An unmissable film for open water swimmers and single mums

An unmissable film for open water swimmers and single mums

Joyce Glasser reviews Against the Tides (May 17, 2019), Cert. 12A, 87 min.

Against the Tides is a documentary that no wild swimmer, endurance sports fan or single mum will want to miss. When it comes to sacrifices and missed childhoods, hardship and tough choices, the image of little Tom Daley comes to mind. But few thoughts go to the adult athletes, an oversight that Against the Tides might reverse.

Although Somerset-born marathon swimmer Beth French is not as famous as double Olympic Gold rower James Cracknell, the two have more than their obsession with endurance sport in common. Cracknell made the news recently for choosing rowing for Cambridge at age 46 over his wife and children. In Stefan Stuckert’s compelling documentary, when 38-year-old Beth French sets out to become the first person in history to complete the Oceans Seven challenge in one year, she has to juggle her dreams and goals with the needs of her 8-year-old son, Dylan.

Completing the Oceans Seven challenge involves travelling the world to conquer seven open water channel swims. Only six swimmers have completed all seven in a lifetime, and only one woman managed four in a year.

To get into the record book, a swimmer must tackle the North Channel (Ireland), the Cook Strait (New Zealand), the Molokai Channel (Hawaii), the English Channel, the Catalina Channel (California), the Tsugaru Strait (Japan) and the Strait of Gibraltar (between Spain and Morocco) without touching land or any human being. Food and drink, attached to the boat by a rope, are thrown out to the swimmer who treads water long enough to replenish the energy expended.

The film opens with a choppy expanse of sea and a yellow bathing cap emerging in between the swells. If the water looks inviting and you long to dive in, the feeling won’t last.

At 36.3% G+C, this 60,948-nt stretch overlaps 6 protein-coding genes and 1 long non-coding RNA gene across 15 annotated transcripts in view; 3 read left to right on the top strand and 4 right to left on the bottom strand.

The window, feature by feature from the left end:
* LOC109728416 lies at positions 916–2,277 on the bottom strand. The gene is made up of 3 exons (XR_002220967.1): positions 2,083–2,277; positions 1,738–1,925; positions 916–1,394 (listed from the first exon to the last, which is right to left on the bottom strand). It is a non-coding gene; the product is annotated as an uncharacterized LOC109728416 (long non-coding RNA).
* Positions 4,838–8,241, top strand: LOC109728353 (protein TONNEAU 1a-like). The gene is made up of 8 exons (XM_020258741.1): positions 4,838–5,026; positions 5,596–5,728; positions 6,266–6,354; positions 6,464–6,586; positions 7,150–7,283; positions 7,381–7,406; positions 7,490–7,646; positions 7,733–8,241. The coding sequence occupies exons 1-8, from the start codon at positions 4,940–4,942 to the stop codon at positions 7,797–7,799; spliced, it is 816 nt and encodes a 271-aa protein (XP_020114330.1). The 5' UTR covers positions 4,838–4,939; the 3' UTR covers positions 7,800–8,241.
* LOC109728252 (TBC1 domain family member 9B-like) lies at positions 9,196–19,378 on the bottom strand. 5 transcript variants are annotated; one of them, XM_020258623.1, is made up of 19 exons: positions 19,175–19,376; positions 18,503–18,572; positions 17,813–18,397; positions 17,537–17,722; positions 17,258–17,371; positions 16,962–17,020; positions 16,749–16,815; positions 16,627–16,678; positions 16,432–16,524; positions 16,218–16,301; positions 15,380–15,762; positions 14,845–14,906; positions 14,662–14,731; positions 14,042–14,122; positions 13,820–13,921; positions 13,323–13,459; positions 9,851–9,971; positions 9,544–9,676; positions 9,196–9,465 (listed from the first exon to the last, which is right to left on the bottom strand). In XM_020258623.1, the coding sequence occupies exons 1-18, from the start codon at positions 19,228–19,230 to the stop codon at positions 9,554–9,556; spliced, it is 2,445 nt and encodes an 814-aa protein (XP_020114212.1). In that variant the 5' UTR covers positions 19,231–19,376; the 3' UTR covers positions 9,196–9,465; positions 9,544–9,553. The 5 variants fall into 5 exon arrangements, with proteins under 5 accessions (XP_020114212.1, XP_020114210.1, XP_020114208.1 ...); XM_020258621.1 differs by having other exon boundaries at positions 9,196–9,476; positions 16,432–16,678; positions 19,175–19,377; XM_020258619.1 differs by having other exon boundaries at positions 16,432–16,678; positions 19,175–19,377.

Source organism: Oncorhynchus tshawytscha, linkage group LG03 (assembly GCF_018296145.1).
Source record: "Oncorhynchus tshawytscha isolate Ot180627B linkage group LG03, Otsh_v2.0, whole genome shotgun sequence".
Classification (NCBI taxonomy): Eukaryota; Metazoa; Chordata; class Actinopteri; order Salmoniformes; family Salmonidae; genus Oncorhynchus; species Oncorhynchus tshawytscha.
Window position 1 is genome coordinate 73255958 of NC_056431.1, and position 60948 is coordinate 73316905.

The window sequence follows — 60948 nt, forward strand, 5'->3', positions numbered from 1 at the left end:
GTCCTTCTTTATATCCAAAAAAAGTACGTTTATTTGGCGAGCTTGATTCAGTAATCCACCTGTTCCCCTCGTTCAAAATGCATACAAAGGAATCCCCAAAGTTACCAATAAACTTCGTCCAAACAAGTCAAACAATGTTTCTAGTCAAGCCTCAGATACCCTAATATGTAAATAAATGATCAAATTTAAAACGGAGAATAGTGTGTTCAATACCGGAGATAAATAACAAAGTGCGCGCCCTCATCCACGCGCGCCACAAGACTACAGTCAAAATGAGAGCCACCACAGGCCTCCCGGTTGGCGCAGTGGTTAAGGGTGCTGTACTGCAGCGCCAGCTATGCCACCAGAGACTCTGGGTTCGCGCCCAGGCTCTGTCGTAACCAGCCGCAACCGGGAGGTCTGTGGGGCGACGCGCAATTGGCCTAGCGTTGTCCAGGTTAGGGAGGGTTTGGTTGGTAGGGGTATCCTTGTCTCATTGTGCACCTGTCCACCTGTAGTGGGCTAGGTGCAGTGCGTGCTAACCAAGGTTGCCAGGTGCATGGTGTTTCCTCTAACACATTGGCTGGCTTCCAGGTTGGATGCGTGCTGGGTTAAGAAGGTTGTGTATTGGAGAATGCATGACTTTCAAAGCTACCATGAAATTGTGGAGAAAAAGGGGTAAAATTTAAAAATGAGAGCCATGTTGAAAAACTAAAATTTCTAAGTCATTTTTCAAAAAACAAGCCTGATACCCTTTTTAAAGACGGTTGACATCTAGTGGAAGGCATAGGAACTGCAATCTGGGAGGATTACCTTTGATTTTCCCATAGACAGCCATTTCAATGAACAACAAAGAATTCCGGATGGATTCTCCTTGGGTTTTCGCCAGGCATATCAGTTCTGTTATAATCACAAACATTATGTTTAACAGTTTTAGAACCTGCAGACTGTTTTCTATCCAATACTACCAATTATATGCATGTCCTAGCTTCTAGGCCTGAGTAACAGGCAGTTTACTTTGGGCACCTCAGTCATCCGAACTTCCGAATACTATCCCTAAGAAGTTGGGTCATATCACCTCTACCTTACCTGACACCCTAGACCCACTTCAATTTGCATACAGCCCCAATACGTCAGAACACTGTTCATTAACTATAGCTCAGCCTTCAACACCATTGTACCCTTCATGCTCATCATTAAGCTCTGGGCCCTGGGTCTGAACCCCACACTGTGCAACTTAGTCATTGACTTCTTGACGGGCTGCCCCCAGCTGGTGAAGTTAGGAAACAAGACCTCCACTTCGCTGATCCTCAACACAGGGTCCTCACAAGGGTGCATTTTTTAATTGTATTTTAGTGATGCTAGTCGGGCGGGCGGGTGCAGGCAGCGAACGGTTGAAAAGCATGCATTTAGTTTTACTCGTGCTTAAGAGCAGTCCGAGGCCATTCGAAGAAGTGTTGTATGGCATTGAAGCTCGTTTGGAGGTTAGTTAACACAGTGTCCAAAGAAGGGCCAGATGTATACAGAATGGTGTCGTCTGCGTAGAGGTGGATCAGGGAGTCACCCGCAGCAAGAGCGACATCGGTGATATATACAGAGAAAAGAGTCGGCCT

French’s narration tells us that from childhood, she could never look out at a body of water without wanting to swim to the other side. ‘Being in water gives me freedom…it’s where I belong,’ she says, and when you see her smile of elation as she crawls up on the beach or rocks after a gruelling swim, you believe it.

We follow French as she prepares for, and embarks on, her record book challenge. There are more obstacles than just the distance. These include jellyfish, sharks, strong currents, heavy boat traffic (the strait of Gibraltar, for instance), very cold water, and the risk of hypothermia as competitors must swim without a wetsuit and only a regular swimming costume, cap and goggles. It must also be daunting pushing off in the middle of the night (11:30pm for the Catalina Strait) to be able to ‘swim into the light’. Since a swim can take up to 20 hours, and winds often pick up at a certain time in the day or night, you can’t set off when you feel like it.

Even more critical, however, is the weather forecast. After travelling to Northern Ireland with her crew and making arrangements for the boat for the North Channel swim, Beth is forced to cancel when the forecast is for storms and 35mph winds.